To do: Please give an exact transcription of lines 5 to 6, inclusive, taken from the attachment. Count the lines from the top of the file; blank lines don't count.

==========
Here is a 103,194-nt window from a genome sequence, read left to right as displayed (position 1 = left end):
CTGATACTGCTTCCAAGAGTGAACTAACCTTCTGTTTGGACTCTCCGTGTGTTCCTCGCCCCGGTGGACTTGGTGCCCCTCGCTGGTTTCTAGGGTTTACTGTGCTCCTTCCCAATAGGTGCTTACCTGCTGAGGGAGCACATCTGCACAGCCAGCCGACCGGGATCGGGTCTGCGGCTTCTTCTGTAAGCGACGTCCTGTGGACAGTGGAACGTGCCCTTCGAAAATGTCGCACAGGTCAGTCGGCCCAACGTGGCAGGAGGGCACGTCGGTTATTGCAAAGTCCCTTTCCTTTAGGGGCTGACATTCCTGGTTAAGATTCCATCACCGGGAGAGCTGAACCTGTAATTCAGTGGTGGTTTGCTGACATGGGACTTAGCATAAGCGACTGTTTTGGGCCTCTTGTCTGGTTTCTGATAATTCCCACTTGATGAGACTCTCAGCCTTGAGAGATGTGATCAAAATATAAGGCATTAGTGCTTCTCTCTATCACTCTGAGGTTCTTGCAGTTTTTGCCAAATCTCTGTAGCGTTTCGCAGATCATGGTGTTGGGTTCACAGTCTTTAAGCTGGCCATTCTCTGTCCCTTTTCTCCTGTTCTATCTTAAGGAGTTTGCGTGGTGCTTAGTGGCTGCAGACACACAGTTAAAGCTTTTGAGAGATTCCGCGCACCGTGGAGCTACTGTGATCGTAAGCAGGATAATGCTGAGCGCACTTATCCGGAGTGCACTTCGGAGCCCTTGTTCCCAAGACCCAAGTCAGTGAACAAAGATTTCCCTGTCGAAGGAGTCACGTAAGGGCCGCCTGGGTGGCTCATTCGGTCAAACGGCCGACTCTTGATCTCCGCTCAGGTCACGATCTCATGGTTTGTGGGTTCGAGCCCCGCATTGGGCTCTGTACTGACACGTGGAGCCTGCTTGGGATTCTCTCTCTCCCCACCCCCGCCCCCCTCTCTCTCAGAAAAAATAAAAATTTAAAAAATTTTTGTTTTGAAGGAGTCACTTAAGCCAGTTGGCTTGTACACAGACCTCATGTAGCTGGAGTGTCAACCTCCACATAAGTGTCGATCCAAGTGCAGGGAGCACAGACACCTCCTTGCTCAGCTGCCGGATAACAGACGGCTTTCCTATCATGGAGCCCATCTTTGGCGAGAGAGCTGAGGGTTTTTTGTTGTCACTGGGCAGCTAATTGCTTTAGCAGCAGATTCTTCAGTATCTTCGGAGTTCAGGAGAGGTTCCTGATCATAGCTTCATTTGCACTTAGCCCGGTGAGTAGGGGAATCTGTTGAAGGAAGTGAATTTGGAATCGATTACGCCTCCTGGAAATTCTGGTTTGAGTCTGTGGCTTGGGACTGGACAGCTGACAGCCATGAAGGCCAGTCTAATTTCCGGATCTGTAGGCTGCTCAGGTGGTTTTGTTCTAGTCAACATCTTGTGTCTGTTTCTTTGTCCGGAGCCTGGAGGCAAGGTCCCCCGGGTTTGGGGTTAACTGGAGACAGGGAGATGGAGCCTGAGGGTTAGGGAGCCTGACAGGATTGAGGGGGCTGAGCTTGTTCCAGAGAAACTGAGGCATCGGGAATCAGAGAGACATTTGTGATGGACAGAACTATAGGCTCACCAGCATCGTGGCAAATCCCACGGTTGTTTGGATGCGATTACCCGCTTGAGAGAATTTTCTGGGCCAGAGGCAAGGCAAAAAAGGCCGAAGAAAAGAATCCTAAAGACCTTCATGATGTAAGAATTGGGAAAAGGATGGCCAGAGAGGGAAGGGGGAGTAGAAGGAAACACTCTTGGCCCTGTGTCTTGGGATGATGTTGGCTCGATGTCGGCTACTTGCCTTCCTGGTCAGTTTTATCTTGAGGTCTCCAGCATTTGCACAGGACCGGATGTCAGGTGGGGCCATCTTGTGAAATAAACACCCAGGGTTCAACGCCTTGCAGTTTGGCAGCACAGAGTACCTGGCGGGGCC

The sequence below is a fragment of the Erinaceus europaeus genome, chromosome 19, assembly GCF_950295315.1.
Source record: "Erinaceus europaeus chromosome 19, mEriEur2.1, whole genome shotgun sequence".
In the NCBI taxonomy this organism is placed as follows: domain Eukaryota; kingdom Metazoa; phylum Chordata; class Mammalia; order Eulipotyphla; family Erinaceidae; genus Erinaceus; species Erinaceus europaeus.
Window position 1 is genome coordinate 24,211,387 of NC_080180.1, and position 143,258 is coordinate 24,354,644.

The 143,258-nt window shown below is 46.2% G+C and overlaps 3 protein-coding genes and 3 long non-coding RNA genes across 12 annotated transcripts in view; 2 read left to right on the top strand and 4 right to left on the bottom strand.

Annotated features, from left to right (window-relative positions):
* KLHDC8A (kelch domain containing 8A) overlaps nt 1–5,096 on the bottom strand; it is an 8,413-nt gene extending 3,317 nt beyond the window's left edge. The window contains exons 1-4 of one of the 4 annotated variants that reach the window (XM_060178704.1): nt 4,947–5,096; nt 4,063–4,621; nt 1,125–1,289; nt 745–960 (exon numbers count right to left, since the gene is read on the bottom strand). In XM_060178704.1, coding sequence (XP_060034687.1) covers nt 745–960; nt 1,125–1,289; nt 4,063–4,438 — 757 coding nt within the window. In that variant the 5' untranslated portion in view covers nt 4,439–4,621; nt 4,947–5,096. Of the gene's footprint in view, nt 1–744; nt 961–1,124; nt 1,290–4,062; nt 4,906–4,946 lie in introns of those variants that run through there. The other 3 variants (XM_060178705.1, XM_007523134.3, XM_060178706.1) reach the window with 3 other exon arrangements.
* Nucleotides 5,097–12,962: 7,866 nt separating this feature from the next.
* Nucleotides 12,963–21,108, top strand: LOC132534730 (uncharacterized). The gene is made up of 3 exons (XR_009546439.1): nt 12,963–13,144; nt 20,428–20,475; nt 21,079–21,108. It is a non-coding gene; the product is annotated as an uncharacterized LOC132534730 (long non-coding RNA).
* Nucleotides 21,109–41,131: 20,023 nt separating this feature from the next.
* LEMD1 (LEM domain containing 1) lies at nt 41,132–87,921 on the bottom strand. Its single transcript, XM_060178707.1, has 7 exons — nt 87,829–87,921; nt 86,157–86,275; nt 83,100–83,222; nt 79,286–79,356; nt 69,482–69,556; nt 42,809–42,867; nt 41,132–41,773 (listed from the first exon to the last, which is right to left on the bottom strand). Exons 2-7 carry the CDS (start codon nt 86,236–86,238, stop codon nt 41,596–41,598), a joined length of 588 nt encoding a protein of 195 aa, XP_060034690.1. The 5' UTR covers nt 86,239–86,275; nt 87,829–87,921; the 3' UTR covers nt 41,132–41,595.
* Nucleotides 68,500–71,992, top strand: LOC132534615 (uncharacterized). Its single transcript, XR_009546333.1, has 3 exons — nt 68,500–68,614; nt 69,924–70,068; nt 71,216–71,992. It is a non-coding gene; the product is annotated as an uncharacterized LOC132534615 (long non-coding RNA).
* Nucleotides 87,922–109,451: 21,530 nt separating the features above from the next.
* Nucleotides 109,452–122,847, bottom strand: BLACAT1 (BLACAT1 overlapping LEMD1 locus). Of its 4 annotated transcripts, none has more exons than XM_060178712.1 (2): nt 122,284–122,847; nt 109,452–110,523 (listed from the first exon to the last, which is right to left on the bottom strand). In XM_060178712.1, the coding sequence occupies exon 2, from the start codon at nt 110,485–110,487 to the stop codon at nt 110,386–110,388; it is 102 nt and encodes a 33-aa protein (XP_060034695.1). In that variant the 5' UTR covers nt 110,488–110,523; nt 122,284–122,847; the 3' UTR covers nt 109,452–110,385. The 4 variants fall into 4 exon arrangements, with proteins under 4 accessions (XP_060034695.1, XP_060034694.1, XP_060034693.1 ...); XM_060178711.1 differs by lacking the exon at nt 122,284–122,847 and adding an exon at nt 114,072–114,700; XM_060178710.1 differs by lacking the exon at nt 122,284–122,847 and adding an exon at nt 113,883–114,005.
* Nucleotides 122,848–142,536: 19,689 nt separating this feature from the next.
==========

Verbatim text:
In the NCBI taxonomy this organism is placed as follows: domain Eukaryota; kingdom Metazoa; phylum Chordata; class Mammalia; order Eulipotyphla; family Erinaceidae; genus Erinaceus; species Erinaceus europaeus.
Window position 1 is genome coordinate 24,211,387 of NC_080180.1, and position 143,258 is coordinate 24,354,644.